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4 people who will buy your company

Features - Business Management

I’m always harping on folks to develop an exit strategy and follow it, right up until the day they sell their company.

Tom Fochtman | November 1, 2012

This is a conversation I have with a lot of my clients and prospective clients and it’s certainly a valid topic. Who will buy my company? I’m always harping on folks to develop an exit strategy and follow it, right up until the day they sell their company. So when that occurs, who will the buyer be?

The good news is our industry has evolved and matured nicely, and there is a much broader range of acquirers today. There are more than the four groups I’ve outlined here but these four are driving the acquisitions happening today. Part of a sound exit strategy will generally steer you toward a specific type of buyer. Here are description of that range of buyers.


The individual: Individual buyers are usually associated with smaller transactions. They may not have the financial capacity or desire to purchase a mid- to large-size company. They frequently come from another industry and are making a career change. Or it could be someone from the industry; they have some financial backing and are making the purchase as their entry into the business as an owner.

There is a very well-respected residential design/build company in Denver that was purchased by an individual several years ago. It was a career change for the buyer. He had capital, researched the industry and decided he wanted in. He is very engaged in the business and doing quite well today.


The strategic buyer: This term is a little broad but in most instances it is either a competitor or an industry player that is looking to enter your market. Typically, this has been the most prevalent buyer of companies in the service sector. The competitor is usually looking to take out another competitor and normally consolidates the operation to reduce overhead. They are buying a book of business – your business. If you have a strong brand that results in you winning more sales opportunities than most will get a competitor’s attention.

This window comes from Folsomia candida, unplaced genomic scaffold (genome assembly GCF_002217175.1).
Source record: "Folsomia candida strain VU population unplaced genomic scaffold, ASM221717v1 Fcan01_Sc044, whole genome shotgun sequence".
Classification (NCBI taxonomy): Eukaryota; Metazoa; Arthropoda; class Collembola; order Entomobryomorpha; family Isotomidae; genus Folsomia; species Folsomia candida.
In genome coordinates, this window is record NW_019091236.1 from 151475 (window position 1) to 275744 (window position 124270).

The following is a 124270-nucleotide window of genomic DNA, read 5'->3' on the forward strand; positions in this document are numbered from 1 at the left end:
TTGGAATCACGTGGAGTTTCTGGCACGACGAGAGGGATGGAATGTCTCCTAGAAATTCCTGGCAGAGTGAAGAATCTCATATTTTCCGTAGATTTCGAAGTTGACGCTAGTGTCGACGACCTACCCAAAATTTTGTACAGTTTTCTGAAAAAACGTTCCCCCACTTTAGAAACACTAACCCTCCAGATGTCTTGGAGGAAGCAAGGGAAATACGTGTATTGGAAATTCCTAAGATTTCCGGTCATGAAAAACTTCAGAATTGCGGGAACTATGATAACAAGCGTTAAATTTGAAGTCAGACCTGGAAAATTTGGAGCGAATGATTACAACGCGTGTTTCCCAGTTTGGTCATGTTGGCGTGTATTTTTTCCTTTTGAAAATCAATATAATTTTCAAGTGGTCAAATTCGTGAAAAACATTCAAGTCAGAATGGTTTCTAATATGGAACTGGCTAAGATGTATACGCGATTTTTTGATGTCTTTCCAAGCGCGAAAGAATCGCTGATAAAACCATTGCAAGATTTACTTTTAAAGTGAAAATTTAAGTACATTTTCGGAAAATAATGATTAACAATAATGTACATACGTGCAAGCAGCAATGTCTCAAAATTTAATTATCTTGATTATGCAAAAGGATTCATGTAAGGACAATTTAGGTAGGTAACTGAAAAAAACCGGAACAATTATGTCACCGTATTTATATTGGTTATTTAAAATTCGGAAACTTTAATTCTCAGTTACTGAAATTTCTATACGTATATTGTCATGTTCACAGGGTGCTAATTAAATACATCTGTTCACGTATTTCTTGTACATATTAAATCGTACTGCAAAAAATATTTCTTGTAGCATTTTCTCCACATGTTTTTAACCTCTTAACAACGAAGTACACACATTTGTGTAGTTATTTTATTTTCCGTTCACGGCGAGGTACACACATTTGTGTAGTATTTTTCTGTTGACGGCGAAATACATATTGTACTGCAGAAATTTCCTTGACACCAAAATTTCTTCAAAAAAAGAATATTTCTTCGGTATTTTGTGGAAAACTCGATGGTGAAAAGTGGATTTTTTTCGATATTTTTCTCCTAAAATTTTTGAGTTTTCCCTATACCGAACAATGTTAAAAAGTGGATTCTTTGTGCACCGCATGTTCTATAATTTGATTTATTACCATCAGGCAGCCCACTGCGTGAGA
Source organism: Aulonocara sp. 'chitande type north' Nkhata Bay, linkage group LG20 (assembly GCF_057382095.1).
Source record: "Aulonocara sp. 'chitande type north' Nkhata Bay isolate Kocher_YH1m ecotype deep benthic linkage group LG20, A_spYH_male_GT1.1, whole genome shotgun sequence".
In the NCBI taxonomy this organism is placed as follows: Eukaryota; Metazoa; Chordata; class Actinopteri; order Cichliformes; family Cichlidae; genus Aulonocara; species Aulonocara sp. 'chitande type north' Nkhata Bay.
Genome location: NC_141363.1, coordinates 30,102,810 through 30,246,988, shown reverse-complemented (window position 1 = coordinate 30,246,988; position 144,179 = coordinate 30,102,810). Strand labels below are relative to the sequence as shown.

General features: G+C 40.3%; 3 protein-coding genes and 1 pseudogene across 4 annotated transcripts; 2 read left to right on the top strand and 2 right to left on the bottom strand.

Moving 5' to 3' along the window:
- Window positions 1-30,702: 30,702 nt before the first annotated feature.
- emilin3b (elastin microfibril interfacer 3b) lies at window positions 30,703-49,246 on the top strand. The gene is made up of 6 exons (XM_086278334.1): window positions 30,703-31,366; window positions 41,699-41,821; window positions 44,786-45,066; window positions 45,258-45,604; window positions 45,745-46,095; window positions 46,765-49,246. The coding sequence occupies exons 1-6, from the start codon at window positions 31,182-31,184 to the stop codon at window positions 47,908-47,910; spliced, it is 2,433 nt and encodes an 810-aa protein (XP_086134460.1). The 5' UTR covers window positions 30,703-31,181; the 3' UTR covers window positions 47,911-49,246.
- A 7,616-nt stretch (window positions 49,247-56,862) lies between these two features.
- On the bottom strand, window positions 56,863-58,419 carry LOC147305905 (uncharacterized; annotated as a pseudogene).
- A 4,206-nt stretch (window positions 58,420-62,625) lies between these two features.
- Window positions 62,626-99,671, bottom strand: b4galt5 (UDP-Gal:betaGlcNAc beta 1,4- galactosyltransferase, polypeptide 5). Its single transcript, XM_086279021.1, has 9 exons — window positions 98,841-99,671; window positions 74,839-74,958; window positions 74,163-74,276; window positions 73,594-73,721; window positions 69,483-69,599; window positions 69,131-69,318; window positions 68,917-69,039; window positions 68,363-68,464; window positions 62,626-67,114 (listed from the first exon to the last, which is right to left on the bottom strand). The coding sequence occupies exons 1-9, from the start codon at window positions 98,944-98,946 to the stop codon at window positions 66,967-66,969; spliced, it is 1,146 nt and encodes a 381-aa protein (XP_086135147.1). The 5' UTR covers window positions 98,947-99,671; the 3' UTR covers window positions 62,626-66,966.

The strategic buyer entering your market is usually more interested in the quality of your management team and your brand.

They may keep your name or fold you into their company brand but they are much more interested in using your company as a platform for future growth and operations. They will grow the business organically and may do some smaller acquisitions to help fuel growth. And this buyer is usually willing to pay a higher price for your company: They normally want “best-in-class” and the best brand company, and will pay for it.


The diversification buyer:
That is not the proper phrase for this buyer but the intent is obvious. It is a company from a different or related industry that is looking to diversify, for whatever reason. They may want a new product or service offering or just like the industry and want to enter. Usually, this is a company already in the service sector but not yet in the landscape industry make an acquisition.

An example would be a janitorial or other building services company deciding to enter the landscape maintenance industry. They can offer another building service to their client base as well as bring another profit center into their company. If the synergies are right, these can be very lucrative transactions for both parties. They are really interested in the quality of your brand.


Private equity buyer: This is probably one of the more misunderstood entities in business today. Lots of marginal to bad press abounds about PE firms, quite frequently unfounded and usually with a twist of greed involved. This was evident during this year’s election, with media’s constant focus on Mitt Romney’s involvement with Bain Capital. Generally speaking, private equity firms raise capital from the private sector, specifically to invest in a broad range of industries. Just like all good business people, they are looking to invest in companies that return a handsome profit.

Quite frequently they do have a shorter timeframe in mind and may exit the industry in some fashion five, 10 or 15 years down the road. Or they may become a dominant player in the industry.

The bottom line is they are investing money with a clear expectation of earning a good return on their investment. Well-positioned companies in the landscape management sector will be coveted by this type of buyer.



Tom Fochtman is founder of Ceibass Venture Partners, an M&A consulting group. He can be reached at tjfochtman@giemedia.com.

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